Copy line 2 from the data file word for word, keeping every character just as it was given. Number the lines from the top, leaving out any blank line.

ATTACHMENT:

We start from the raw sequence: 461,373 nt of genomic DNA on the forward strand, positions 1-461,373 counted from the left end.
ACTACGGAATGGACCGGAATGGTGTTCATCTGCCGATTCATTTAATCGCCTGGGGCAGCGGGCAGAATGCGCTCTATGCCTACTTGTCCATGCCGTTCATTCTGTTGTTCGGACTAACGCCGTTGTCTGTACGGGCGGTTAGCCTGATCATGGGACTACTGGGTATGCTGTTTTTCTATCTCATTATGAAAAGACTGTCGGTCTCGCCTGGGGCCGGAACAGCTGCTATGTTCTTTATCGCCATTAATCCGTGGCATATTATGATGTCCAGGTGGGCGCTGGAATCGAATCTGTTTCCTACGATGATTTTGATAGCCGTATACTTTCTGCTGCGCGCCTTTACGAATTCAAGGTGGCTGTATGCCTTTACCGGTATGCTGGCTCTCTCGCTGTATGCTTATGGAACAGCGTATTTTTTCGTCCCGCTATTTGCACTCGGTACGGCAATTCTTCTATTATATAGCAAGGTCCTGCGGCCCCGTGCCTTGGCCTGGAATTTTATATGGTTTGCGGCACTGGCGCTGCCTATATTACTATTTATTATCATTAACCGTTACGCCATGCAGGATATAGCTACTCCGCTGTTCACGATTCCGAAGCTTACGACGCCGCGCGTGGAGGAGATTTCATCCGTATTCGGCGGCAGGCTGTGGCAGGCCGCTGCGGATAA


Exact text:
ACTACGGAATGGACCGGAATGGTGTTCATCTGCCGATTCATTTAATCGCCTGGGGCAGCGGGCAGAATGCGCTCTATGCCTACTTGTCCATGCCGTTCATTCTGTTGTTCGGACTAACGCCGTTGTCTGTACGGGCGGTTAGCCTGATCATGGGACTACTGGGTATGCTGTTTTTCTATCTCATTATGAAAAGACTGTCGGTCTCGCCTGGGGCCGGAACAGCTGCTATGTTCTTTATCGCCATTAATCCGTGGCATATTATGATGTCCAGGTGGGCGCTGGAATCGAATCTGTTTCCTACGATGATTTTGATAGCCGTATACTTTCTGCTGCGCGCCTTTACGAATTCAAGGTGGCTGTATGCCTTTACCGGTATGCTGGCTCTCTCGCTGTATGCTTATGGAACAGCGTATTTTTTCGTCCCGCTATTTGCACTCGGTACGGCAATTCTTCTATTATATAGCAAGGTCCTGCGGCCCCGTGCCTTGGCCTGGAATTTTATATGGTTTGCGGCACTGGCGCTGCCTATATTACTATTTATTATCATTAACCGTTACGCCATGCAGGATATAGCTACTCCGCTGTTCACGATTCCGAAGCTTACGACGCCGCGCGTGGAGGAGATTTCATCCGTATTCGGCGGCAGGCTGTGGCAGGCCGCTGCGGATAA